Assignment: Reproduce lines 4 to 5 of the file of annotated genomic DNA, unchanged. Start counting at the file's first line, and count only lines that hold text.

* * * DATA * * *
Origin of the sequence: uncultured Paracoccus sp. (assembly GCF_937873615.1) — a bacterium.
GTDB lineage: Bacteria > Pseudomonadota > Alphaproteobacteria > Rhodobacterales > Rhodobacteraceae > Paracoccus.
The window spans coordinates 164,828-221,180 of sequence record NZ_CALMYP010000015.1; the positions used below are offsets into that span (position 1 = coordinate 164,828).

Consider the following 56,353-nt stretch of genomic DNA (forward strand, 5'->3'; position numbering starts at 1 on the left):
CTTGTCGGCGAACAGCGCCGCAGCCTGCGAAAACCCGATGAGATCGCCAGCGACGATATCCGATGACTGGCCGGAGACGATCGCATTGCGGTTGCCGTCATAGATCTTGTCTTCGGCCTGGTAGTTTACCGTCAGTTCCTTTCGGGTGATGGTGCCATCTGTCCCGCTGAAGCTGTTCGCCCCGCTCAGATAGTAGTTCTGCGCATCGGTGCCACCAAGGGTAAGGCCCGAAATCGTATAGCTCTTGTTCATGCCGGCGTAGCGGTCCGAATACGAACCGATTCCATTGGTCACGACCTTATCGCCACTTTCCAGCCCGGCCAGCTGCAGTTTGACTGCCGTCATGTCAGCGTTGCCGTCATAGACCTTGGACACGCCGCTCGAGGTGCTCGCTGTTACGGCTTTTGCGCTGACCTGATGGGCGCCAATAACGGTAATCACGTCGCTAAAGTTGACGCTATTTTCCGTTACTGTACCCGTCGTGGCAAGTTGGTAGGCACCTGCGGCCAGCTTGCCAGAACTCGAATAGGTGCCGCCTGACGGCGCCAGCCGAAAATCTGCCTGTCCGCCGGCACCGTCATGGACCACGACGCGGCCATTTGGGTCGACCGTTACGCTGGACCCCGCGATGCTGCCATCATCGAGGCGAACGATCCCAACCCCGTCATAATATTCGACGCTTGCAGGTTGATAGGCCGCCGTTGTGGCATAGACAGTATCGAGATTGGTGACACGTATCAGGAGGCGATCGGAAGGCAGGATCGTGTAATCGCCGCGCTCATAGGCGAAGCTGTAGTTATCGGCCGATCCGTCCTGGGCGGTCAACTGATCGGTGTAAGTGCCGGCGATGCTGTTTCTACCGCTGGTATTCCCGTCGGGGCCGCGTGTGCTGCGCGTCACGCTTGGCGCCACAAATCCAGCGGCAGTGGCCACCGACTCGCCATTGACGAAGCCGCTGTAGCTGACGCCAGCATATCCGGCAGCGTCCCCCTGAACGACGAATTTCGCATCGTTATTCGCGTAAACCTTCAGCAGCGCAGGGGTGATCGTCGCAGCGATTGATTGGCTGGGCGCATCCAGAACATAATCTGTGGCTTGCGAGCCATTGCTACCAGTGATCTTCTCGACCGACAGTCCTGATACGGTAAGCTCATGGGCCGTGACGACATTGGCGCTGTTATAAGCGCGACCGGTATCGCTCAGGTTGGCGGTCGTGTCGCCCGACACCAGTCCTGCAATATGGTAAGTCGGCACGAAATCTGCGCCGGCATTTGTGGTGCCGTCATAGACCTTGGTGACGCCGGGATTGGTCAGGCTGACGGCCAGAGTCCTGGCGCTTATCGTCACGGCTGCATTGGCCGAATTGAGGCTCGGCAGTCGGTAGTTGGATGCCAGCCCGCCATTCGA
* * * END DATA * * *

Consider the following 56,353-nt stretch of genomic DNA (forward strand, 5'->3'; position numbering starts at 1 on the left):
CTTGTCGGCGAACAGCGCCGCAGCCTGCGAAAACCCGATGAGATCGCCAGCGACGATATCCGATGACTGGCCGGAGACGATCGCATTGCGGTTGCCGTCATAGATCTTGTCTTCGGCCTGGTAGTTTACCGTCAGTTCCTTTCGGGTGATGGTGCCATCTGTCCCGCTGAAGCTGTTCGCCCCGCTCAGATAGTAGTTCTGCGCATCGGTGCCACCAAGGGTAAGGCCCGAAATCGTATAGCTCTTGTTCATGCCGGCGTAGCGGTCCGAATACGAACCGATTCCATTGGTCACGACCTTATCGCCACTTTCCAGCCCGGCCAGCTGCAGTTTGACTGCCGTCATGTCAGCGTTGCCGTCATAGACCTTGGACACGCCGCTCGAGGTGCTCGCTGTTACGGCTTTTGCGCTGACCTGATGGGCGCCAATAACGGTAATCACGTCGCTAAAGTTGACGCTATTTTCCGTTACTGTACCCGTCGTGGCAAGTTGGTAGGCACCTGCGGCCAGCTTGCCAGAACTCGAATAGGTGCCGCCTGACGGCGCCAGCCGAAAATCTGCCTGTCCGCCGGCACCGTCATGGACCACGACGCGGCCATTTGGGTCGACCGTTACGCTGGACCCCGCGATGCTGCCATCATCGAGGCGAACGATCCCAACCCCGTCATAATATTCGACGCTTGCAGGTTGATAGGCCGCCGTTGTGGCATAGACAGTATCGAGATTGGTGACACGTATCAGGAGGCGATCGGAAGGCAGGATCGTGTAATCGCCGCGCTCATAGGCGAAGCTGTAGTTATCGGCCGATCCGTCCTGGGCGGTCAACTGATCGGTGTAAGTGCCGGCGATGCTGTTTCTACCGCTGGTATTCCCGTCGGGGCCGCGTGTGCTGCGCGTCACGCTTGGCGCCACAAATCCAGCGGCAGTGGCCACCGACTCGCCATTGACGAAGCCGCTGTAGCTGACGCCAGCATATCCGGCAGCGTCCCCCTGAACGACGAATTTCGCATCGTTATTCGCGTAAACCTTCAGCAGCGCAGGGGTGATCGTCGCAGCGATTGATTGGCTGGGCGCATCCAGAACATAATCTGTGGCTTGCGAGCCATTGCTACCAGTGATCTTCTCGACCGACAGTCCTGATACGGTAAGCTCATGGGCCGTGACGACATTGGCGCTGTTATAAGCGCGACCGGTATCGCTCAGGTTGGCGGTCGTGTCGCCCGACACCAGTCCTGCAATATGGTAAGTCGGCACGAAATCTGCGCCGGCATTTGTGGTGCCGTCATAGACCTTGGTGACGCCGGGATTGGTCAGGCTGACGGCCAGAGTCCTGGCGCTTATCGTCACGGCTGCATTGGCCGAATTGAGGCTCGGCAGTCGGTAGTTGGATGCCAGCCCGCCATTCGA